A South Korean firm is willing to establish flying taxis and hopes to be a big company by 2025

February 28, 2023: -A senior executive said that south Korean telecommunications firm SK Telecom is preparing to establish a flying taxi service in 2025 and anticipates bringing in “huge” revenue in the end.

The previous year, SK Telecom and U.S. company Joby Aviation inked a tie-up to enhance air taxis for the South Korean firm. Joby Aviation is a maker of electric vertical take-off and landing vehicles. Advocates see these electric flying vehicles to transport people around dense cities and avoid traffic.

The South Korean administration is pushing forward to commercialize air taxis by 2025.

SK Telecom and Joby Aviation want to take advantage of the administration’s backing. Ha Min-Yong, chief growth officer of SK Telecom, said in an interview that the firm’s air taxi service will be made accessible commercially “sometime in the year 2025” before expanding to other areas such as logistics.

“So by 2025, if we can prove that the service quality is administering to the general public with safety and security, then they will allow the operator to move forward the area of the service, which include logistics and tourism and medical-related services,” Ha said at the Mobile World Congress occasion in Barcelona, Spain.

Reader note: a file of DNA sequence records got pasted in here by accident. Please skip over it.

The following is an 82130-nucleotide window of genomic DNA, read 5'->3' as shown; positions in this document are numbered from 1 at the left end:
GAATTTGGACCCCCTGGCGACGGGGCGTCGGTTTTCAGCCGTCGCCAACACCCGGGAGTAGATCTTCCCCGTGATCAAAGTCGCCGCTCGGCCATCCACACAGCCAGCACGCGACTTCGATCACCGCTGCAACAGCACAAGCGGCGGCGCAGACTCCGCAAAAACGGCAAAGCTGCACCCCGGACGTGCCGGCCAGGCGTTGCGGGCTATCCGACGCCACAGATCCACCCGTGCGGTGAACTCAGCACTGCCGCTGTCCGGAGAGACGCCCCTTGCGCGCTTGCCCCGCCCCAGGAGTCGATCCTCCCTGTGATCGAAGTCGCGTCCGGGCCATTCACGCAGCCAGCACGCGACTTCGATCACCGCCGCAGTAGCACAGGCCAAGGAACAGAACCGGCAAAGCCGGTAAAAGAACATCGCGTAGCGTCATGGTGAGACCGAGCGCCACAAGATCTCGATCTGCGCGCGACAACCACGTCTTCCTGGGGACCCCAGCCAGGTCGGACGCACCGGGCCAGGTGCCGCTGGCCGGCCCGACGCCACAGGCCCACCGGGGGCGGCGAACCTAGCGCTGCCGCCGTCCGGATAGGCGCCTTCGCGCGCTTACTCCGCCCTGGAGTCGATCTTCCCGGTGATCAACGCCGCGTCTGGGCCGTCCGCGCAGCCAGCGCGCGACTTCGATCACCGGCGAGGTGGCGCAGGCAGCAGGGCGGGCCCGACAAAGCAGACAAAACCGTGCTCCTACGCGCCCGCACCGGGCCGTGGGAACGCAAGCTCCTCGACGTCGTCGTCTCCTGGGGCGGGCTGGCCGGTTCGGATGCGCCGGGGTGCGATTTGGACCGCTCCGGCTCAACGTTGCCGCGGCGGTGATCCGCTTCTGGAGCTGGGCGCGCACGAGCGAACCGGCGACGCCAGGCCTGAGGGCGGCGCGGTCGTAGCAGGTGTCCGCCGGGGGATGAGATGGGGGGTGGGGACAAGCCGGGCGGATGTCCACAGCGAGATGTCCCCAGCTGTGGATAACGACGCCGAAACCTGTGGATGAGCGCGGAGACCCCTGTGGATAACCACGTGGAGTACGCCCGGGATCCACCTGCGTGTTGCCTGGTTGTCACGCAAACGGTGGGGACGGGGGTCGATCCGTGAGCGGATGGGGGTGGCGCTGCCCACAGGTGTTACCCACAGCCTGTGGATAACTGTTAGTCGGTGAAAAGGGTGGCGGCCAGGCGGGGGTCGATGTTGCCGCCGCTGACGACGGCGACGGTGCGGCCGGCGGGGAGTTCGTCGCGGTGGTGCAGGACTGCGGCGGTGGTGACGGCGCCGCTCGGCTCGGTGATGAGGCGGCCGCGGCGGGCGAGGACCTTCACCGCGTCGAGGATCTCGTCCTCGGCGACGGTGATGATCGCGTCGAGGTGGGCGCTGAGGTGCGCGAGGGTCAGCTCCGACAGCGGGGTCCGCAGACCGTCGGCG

SK Telecom looks to extend its business beyond being a traditional portable carrier and has its sights set on recent areas such as artificial intelligence and flying taxis. These aircraft will require connecting to coming-generation 5G networks to operate and fly autonomously. That’s where SK Telecom’s space of expertise comes in.

While this type of transport is at a stage, consultancy Roland Berger predicts that there will be almost 160,000 unpiloted electrical drones worldwide by 2050. The company says it will generate almost $90 billion in annual revenue.

SK Telecom is asking for a piece of the pie, and Ha stated that if all goes all okay, air taxis could be a significant revenue driver for the company, “but not directly.”

“So for the next nearly five-seven years, we need to ensure that the service that we are going to offer to the society and community is safe enough,” Ha said.

“Once it’s accepted very well by the community and society, then we believe it will generate significant revenue,” he added.

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